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Toll-like receptor 3 (TLR3) protects retinal pigmented epithelium (RPE) cells from oxidative stress through a STAT3-dependent mechanism

Authors
Publisher
Elsevier Ltd
Volume
54
Issue
2
Identifiers
DOI: 10.1016/j.molimm.2012.11.005
Keywords
  • Toll-Like Receptor 3
  • Retinal Pigmented Epithelium
  • Oxidative Stress
  • Stat3
Disciplines
  • Medicine

Abstract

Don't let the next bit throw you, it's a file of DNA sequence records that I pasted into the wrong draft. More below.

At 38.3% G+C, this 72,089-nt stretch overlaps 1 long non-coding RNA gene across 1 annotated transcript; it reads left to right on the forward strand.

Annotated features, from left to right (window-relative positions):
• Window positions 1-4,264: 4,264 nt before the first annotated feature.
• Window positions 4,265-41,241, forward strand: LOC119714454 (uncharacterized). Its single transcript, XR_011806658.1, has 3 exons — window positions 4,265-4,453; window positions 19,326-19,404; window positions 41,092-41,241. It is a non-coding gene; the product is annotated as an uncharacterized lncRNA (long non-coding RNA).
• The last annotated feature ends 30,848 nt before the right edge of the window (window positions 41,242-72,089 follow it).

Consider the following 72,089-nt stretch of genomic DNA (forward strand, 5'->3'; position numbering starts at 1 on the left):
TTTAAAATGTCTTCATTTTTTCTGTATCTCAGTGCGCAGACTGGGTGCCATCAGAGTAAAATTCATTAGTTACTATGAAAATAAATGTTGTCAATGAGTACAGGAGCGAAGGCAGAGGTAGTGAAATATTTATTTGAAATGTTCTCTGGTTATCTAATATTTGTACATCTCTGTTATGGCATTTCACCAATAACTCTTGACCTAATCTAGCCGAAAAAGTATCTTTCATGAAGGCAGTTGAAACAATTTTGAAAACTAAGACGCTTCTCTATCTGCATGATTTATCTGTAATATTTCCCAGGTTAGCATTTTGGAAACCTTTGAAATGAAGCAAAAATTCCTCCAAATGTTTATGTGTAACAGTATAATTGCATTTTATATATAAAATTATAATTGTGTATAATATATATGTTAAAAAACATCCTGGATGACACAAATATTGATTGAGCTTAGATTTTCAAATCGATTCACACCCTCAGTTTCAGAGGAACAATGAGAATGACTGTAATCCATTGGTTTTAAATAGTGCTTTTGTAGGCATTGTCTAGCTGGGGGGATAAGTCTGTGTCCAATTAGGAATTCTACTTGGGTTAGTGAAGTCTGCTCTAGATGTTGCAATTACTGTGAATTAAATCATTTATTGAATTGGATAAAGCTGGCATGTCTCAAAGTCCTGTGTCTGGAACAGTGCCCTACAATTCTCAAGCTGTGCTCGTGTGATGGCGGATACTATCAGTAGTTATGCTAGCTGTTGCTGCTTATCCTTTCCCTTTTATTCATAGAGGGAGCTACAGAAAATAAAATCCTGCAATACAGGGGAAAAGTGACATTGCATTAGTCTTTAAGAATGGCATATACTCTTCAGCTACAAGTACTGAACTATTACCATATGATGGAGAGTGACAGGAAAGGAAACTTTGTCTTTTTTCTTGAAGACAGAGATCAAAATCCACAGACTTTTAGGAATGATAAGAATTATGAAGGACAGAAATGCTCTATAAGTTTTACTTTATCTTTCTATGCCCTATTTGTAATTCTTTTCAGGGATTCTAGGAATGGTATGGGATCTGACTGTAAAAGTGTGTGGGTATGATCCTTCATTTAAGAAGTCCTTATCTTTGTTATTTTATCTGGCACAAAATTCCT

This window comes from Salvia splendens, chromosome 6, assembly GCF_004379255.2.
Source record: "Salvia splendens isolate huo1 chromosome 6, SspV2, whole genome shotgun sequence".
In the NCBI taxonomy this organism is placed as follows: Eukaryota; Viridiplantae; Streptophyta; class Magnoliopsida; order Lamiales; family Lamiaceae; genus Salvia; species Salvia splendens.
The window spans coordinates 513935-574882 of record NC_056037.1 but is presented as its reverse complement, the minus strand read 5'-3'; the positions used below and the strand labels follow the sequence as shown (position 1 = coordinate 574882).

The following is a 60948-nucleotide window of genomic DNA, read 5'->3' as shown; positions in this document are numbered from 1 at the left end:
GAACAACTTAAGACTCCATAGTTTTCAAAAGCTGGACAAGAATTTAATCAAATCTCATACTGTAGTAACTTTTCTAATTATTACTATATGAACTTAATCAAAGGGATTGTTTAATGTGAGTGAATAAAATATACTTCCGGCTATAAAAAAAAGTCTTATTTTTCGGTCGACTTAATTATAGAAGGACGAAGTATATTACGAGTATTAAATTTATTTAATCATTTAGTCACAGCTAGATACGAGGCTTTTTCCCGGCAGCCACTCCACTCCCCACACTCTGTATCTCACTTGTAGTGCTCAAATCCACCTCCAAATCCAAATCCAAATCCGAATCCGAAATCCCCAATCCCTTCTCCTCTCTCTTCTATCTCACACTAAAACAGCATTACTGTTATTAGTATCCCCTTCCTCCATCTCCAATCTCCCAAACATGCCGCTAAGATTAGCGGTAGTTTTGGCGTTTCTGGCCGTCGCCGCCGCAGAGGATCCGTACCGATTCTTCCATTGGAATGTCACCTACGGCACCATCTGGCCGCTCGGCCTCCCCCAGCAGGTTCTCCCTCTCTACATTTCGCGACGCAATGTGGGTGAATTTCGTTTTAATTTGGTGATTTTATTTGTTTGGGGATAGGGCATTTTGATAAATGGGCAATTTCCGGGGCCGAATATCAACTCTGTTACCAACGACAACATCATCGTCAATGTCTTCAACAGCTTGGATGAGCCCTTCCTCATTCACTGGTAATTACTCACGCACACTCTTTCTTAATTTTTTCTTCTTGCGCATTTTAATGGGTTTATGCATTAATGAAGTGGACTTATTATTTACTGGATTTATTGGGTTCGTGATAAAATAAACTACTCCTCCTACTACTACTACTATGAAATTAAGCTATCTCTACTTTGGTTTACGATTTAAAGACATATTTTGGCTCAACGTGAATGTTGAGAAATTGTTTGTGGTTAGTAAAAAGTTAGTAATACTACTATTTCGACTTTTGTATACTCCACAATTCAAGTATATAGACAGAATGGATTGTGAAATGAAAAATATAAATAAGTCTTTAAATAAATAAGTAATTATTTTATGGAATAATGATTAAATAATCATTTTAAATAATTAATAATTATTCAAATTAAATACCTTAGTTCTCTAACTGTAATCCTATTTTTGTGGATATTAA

Abstract Toll-like receptors (TLRs) are essential receptors of the innate immune system and are first responders for protection against bacterial and viral pathogens. Recently, several TLRs have also been implicated in regulating cell death and survival in non-pathogen injuries such as stroke and oxidative stress. Investigating the role of TLRs during central nervous system damage is an important focus of research that may reveal new mechanisms underlying the cellular response to injury and survival. Retinal pigmented epithelium (RPE) cells form an epithelial layer underneath the neural retina that maintains the function of photoreceptors and are the primary cell type affected in the retinal disease age-related macular degeneration (AMD). Predicted loss of function polymorphisms in the TLR3 gene are associated with protection from AMD but the role of TLR3 in regulating RPE survival during AMD-like injury, such as high oxidative stress, is not known. Therefore the purpose of this study is to evaluate the effect of TLR3 signaling on RPE viability during oxidative stress. We demonstrated that TLR3 activation in the presence of oxidative stress injury significantly increased RPE cell viability, in contrast to TLR3 reducing cell viability in the absence of cellular injury. Furthermore, we show signal transducer and activator of transcription 3 (STAT3) signaling as an essential mediator of TLR3-regulated protection of RPE cells. STAT3 signaling was increased by TLR3 activation and knockdown of STAT3 transcripts using siRNA abolished the protective effect of TLR3 during oxidative stress. Together, these results demonstrate a novel pro-survival role for TLR3 signaling within the RPE during injury. These findings support the concept that dysregulation of TLR3 activity may contribute to the development of AMD, suggesting that precise regulation of the TLR3 pathway during AMD-associated injury could be of therapeutic interest.

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